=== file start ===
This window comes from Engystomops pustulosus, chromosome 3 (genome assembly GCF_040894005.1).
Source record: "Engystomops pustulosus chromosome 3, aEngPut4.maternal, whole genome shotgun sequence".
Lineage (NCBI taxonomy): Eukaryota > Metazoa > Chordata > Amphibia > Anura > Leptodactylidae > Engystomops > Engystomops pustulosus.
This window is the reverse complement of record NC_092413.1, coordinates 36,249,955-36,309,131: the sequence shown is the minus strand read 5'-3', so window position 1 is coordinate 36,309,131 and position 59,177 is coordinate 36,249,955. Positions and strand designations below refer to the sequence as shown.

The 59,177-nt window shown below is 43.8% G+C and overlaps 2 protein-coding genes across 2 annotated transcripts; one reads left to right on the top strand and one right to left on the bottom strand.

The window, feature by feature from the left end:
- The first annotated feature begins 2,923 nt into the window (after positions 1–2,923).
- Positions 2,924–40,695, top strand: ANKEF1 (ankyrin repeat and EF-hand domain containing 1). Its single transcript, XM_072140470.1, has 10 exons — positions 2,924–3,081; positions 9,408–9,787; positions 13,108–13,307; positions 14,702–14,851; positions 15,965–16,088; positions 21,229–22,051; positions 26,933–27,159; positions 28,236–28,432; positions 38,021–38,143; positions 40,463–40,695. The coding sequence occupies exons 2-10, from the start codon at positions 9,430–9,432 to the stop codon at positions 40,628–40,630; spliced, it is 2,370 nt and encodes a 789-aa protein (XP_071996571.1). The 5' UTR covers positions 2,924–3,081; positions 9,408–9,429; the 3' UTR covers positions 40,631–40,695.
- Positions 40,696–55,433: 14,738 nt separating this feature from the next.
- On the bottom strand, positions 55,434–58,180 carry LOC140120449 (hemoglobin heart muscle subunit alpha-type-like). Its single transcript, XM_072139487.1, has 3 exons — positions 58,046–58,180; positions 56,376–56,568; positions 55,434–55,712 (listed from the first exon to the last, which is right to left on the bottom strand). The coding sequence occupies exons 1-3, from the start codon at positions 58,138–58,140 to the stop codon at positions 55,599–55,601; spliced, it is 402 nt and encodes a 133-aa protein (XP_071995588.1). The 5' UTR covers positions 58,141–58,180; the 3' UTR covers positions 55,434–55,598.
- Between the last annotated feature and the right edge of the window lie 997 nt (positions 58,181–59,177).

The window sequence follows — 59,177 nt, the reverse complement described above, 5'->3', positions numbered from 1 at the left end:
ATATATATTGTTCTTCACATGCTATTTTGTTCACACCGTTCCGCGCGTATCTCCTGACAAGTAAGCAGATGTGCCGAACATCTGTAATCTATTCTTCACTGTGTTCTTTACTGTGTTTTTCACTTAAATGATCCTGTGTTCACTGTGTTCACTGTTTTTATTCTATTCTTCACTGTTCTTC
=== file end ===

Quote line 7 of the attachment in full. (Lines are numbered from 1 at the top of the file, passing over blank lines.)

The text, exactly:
- The first annotated feature begins 2,923 nt into the window (after positions 1–2,923).